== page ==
Affirmations may help you to alter harmful behaviors or achieve goals, and they may likewise help undo the damage caused by damaging scripts, those things which we repeatedly tell ourselves (or which other people repeatedly tell us) that contribute to a damaging self-perception. Affirmations are simple to create and utilize, but you'll need dedication to make them work.
Doing It Right
Consider your positive attributes. Scrutinize of yourself by making an inventory of your best qualities, abilities, or other attributes. Are you gorgeous? Put it down. Are you a hard worker? Make note of it. Write every quality down in a short sentence, beginning with "I" and utilizing the present tense: "I am beautiful," for instance, or "I'm generous".
These statements are affirmations of who you are. We seldom center on those things that we truly like about ourselves, instead deciding to linger over things we'd like to change. An inventory will help you break that cycle, and utilizing these affirmations to help you appreciate who you are will present you the confidence you need to accept your affirmations of who you wish to be.
Consider what damaging scripts you wish to counteract or what positive goals you wish to achieve. Affirmations may be highly useful to counteract damaging perceptions you have developed. Affirmations may likewise help you accomplish particular goals, like losing weight or stopping smoking. Make a list of your goals or the harmful self-perceptions you wish to alter.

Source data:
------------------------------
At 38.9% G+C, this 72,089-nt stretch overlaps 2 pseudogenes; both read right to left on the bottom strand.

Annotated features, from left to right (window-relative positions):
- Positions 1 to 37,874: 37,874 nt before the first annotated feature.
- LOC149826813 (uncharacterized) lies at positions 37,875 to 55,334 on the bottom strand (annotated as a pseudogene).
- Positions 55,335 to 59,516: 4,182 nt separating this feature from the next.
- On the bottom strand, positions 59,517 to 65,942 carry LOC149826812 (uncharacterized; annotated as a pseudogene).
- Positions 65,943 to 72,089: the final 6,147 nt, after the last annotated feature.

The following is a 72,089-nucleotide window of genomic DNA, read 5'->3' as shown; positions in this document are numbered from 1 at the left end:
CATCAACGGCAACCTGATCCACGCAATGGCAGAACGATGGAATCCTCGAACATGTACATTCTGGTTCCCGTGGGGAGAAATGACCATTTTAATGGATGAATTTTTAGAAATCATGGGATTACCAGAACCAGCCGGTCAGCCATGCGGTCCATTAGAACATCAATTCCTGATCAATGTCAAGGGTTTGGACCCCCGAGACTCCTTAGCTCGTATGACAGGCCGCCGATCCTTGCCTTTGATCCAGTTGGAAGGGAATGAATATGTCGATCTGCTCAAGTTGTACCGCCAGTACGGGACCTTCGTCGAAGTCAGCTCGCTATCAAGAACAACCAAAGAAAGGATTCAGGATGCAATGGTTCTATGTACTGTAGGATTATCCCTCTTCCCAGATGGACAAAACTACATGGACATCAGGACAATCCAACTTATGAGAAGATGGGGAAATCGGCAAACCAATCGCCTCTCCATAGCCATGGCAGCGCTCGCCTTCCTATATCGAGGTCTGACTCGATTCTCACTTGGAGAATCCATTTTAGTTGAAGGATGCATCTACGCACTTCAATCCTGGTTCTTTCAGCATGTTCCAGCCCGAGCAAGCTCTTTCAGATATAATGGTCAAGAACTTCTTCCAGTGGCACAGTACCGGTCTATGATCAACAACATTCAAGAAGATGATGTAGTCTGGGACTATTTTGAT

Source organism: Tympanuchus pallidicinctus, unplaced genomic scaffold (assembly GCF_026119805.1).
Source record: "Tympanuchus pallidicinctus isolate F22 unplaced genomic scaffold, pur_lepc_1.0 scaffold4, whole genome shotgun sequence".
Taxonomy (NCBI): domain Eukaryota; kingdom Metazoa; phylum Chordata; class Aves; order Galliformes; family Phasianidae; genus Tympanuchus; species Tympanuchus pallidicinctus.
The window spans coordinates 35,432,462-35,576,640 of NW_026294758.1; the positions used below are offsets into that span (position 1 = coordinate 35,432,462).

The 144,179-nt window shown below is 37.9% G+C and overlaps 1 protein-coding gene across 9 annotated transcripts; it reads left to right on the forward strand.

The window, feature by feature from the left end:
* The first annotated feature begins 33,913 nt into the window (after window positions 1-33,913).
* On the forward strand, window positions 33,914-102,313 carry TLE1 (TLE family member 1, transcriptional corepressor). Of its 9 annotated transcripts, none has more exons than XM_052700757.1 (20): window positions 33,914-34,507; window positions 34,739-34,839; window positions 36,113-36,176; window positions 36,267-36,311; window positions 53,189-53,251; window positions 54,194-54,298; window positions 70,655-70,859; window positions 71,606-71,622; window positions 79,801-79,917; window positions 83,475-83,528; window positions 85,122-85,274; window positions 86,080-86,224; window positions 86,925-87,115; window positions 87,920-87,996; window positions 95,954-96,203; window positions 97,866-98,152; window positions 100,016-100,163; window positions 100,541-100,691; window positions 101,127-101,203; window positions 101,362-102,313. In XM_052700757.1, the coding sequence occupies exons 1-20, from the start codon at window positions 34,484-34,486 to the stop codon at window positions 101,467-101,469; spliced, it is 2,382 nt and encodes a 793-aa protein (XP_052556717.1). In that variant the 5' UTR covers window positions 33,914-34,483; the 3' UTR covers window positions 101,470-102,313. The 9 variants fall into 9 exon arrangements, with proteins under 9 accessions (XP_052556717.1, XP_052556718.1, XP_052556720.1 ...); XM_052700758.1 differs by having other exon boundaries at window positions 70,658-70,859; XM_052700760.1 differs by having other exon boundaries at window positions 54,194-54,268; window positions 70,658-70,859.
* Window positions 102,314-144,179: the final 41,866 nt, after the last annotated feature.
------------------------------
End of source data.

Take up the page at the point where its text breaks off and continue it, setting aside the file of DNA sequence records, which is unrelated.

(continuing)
Prioritize your list of things to work on. You might find that you have a lot of goals or that you need a lot of counter-scripts. It's best, however, to center simply a few affirmations at a time, so select those
that are most crucial or most urgent and work with those first. Once you see betterment in those areas or achieve those goals you may develop new affirmations for additional items on your list.
Write your affirmations. Add other affirmations to influence your conduct in the future. The affirmations you'll utilize to influence future changes ought to follow the basic form. They should begin with "I," and be short, clear, and positive.
Match up some of your favorable attributes with your goals. Which of the favorable qualities that you affirmed earlier will help you accomplish the goals you have set? If you're stopping smoking, for instance, you might need willpower or courage, or you might need to reflect on the fact that you're pretty or that you care about your loved ones. Choose 2 or 3 of these affirmations to support your goal-oriented affirmations.
Make your affirmations visible so you may utilize them. Repeating is the key to making affirmations effective. You wish to think about your affirmations a lot of times a day, daily. There are numerous ways to do this.
Make a point of writing your affirmations in a journal or diary every morning when you get up and every night before you turn in. Repeat the affirmations to yourself at these times, as well. Ideally, your affirmations ought to be the first thing you think of when you get up and the last before you turn in.
Meditate on your affirmations. Shut your eyes, keep out the rest of the world, and consider your affirmations. Say and repeat the words, but consider what the words mean to you; consider the future and try to feel the emotions that the affirmations bring up.
Leave reminder cards in assorted places. Utilize 3X5 index cards or sticky notes to write your affirmations (one per card). Make numerous cards for each affirmation, and then leave these cards where you'll see them: place one where you sit at the kitchen table, tape one to your automobile steering wheel, slip one inside your desk drawer, or stick one to your PC monitor, etc. Every time you see the card, read it and consider what it means.
Carry your affirmations with you. Create a list of your affirmations and put it in your billfold or purse. If you need a pick-me-up, or if you discover yourself about to waver from your goals, take out your affirmations and read them.